All the freshmen girls that are trying out are ordered into the gym, the coach berating them with her bullhorn the whole time. Some of the other girls around her seem to think it is an act, this woman's mad preaching. But Quinn knows it isn't; the coach is serious in every single thing she tells the new girls. She isn't going to let just anyone on her squad.

Quinn isn't just anyone.

Lucy had been. But Lucy is gone now.

Quinn sits on the bleachers in the gym with the twenty or so other freshmen girls who are trying out for the squad. The sign-up list had been longer, but a large handful of girls had left whimpering the first time the coach addressed the group. Good for them. It meant less competition for Quinn.

The group sits and listens as the coach drills her expectations and laws into them further. Then she walks to the lone table that is set up, list of names waiting on top, and sits down, her back to the girls. She starts calling names, one by one.

Quinn watches silently, inspecting every girl. Some take it seriously, but most seem to think cheerleading might be a fun thing to try. It won't be fun, the coach has assured them that. But Quinn watches. She watches the awkward and stiff girls, the bubbly and giggly girls, the nervous and scared girls. A few have confidence and potential.

None of them want this as much as she does though.

The girls on the bench whisper, in between routines and during them. Some talk about how scary the coach is. Others criticize the girls trying out, commenting on looks, weight, and personality. But Quinn knows those aren't the deciding factors. Yes, the coach wants pretty, skinny, enthusiastic girls. But it's the passion that matters, how much they want this.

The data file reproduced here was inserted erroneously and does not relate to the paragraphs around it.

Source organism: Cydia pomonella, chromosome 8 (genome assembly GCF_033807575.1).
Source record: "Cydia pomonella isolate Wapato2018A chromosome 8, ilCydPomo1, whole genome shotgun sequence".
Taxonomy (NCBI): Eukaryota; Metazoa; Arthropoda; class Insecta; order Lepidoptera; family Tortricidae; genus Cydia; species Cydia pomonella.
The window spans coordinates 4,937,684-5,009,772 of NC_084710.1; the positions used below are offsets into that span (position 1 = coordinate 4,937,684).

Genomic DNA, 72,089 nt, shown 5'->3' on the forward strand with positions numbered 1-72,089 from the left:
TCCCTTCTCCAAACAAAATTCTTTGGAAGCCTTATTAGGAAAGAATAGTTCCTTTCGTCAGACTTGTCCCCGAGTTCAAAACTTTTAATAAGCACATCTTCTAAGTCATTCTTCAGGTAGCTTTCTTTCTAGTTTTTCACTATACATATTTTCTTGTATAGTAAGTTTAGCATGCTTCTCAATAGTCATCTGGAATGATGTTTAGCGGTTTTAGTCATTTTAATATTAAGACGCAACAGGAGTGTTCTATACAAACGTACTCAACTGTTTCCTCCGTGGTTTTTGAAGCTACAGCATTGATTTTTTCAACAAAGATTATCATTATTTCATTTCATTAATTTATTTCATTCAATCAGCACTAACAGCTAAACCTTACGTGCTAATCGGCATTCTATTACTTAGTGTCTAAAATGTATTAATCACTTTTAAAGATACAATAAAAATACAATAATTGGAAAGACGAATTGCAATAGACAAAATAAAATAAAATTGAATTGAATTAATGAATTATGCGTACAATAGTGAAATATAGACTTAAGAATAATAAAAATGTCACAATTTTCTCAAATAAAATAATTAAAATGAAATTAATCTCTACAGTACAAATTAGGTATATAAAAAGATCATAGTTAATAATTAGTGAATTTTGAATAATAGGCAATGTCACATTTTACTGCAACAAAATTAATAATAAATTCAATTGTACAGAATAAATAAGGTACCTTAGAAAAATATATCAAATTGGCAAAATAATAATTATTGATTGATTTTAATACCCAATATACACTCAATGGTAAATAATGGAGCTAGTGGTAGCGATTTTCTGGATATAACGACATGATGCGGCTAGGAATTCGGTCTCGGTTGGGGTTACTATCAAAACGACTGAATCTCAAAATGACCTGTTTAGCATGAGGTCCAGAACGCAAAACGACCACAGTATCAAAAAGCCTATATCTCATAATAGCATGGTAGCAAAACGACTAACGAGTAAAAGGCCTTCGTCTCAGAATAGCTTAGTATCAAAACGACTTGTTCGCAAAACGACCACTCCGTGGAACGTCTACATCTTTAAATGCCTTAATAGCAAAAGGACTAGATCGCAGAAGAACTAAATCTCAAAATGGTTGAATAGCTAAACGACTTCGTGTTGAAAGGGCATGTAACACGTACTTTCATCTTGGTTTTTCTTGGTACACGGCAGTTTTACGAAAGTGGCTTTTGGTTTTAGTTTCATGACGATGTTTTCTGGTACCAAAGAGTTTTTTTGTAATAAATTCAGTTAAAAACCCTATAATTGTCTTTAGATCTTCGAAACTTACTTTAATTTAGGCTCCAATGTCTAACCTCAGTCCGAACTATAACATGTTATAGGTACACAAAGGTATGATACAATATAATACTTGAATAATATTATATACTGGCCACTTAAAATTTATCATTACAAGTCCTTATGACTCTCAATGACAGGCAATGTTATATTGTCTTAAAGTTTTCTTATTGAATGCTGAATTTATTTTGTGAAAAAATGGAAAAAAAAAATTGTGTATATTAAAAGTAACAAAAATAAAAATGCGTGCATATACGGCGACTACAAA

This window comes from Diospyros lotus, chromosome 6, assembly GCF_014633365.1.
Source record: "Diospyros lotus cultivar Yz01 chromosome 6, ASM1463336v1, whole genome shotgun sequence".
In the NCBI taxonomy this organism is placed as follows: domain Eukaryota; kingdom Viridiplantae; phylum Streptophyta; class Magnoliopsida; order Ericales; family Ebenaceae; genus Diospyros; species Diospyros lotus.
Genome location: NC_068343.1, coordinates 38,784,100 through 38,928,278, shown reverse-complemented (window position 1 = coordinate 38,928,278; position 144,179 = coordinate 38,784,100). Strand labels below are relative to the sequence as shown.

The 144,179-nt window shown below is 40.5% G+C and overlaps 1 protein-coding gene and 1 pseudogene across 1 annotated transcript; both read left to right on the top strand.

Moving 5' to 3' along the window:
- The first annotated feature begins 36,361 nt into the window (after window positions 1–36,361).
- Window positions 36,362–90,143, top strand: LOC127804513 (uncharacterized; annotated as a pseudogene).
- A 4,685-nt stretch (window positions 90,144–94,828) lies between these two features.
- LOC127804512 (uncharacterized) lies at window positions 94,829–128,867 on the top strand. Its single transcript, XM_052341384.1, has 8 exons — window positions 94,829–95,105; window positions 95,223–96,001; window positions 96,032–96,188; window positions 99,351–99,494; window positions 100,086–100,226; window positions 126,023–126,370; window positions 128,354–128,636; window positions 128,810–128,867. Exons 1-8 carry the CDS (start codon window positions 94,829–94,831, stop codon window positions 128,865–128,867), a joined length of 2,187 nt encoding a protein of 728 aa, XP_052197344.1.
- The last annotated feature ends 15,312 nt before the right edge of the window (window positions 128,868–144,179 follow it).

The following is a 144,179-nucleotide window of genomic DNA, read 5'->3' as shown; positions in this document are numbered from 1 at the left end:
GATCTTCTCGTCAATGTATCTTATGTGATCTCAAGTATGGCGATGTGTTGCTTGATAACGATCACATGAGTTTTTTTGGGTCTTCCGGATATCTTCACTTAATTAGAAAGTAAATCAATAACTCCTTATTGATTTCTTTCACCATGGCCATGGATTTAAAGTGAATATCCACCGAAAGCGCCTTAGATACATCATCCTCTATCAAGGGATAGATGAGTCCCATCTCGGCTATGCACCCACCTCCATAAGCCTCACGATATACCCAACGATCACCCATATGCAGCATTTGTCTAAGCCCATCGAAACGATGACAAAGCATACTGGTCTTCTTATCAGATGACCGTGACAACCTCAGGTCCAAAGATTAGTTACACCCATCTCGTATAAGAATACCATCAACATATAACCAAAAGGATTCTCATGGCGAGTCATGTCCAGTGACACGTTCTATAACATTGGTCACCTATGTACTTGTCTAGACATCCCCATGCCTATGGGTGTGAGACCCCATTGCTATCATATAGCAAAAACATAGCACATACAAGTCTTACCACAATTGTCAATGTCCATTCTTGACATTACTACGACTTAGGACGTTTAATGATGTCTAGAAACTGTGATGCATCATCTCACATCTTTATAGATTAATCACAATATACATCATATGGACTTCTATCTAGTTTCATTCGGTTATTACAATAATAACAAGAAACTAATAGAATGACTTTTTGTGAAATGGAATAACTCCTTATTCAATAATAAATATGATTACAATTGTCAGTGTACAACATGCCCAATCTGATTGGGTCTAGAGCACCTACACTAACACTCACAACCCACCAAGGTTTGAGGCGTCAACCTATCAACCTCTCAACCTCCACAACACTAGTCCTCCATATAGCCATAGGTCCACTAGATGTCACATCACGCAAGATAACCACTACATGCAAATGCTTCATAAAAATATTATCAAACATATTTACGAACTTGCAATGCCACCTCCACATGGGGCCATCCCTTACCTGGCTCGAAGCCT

Just from watching Quinn can see which girls know each other, which girls went to the same middle schools. She's the odd one out here, the only new girl among them. The others all have at least one other person they can whisper with. But that doesn't matter to Quinn.

Two girls, down on the end of the front row, Quinn can see they stand out. They didn't just go to the same middle school, don't just share the 'I never talked with you last year but now we need to stick together' quick friendship the others are making. Quinn can see they're actually close friends. They talk only with each other, hands clasped between them. Their bodies hover close together as they affectionately touch each other's hair or knees.

The darker one stands when the coach barks out the name, "Lopez, Santana!"

She's beautiful, in her looks and in how she carries herself. Her tanned skin doesn't ghost in the harsh light, her dark hair isn't pulled into a bushy mess. She walks with confident, if not casual, steps towards the center of the gym to begin her routine.

When she moves, Quinn can see the wildness inside her. This girl has passion. Her movements quick and fast and precise. She has cockiness too. When all the other girls finished their routine they don't dare to meet the coach's eyes, instead looking out nervously at the sea of judging girls.

Santana cocks a hip and looks directly at the coach, waiting. She knows she was good, and is waiting for the coach to acknowledge it. The coach gives a slight nod and Santana smirks as she glides back to the bench, revelling in the nervous and jealous looks from the other girls on the bleachers.

When the coach reads out the name, "Pierce, Brittany!" the lighter of the pair leaps to her feet and skips towards their make-shift stage.

Where Santana had sureness in her movements, Brittany has grace. Quinn can see that she's a dancer through-and-through. Some of the other girls have probably been to cheer camp, or done gymnastics or a year or two of dance. Not this girl. Quinn can see that the girl on the floor lives and breathes dance. Her body flows effortlessly though her moves, not with rehearsed but with natural ease. It looks almost like she's swimming, how easily each step comes to her.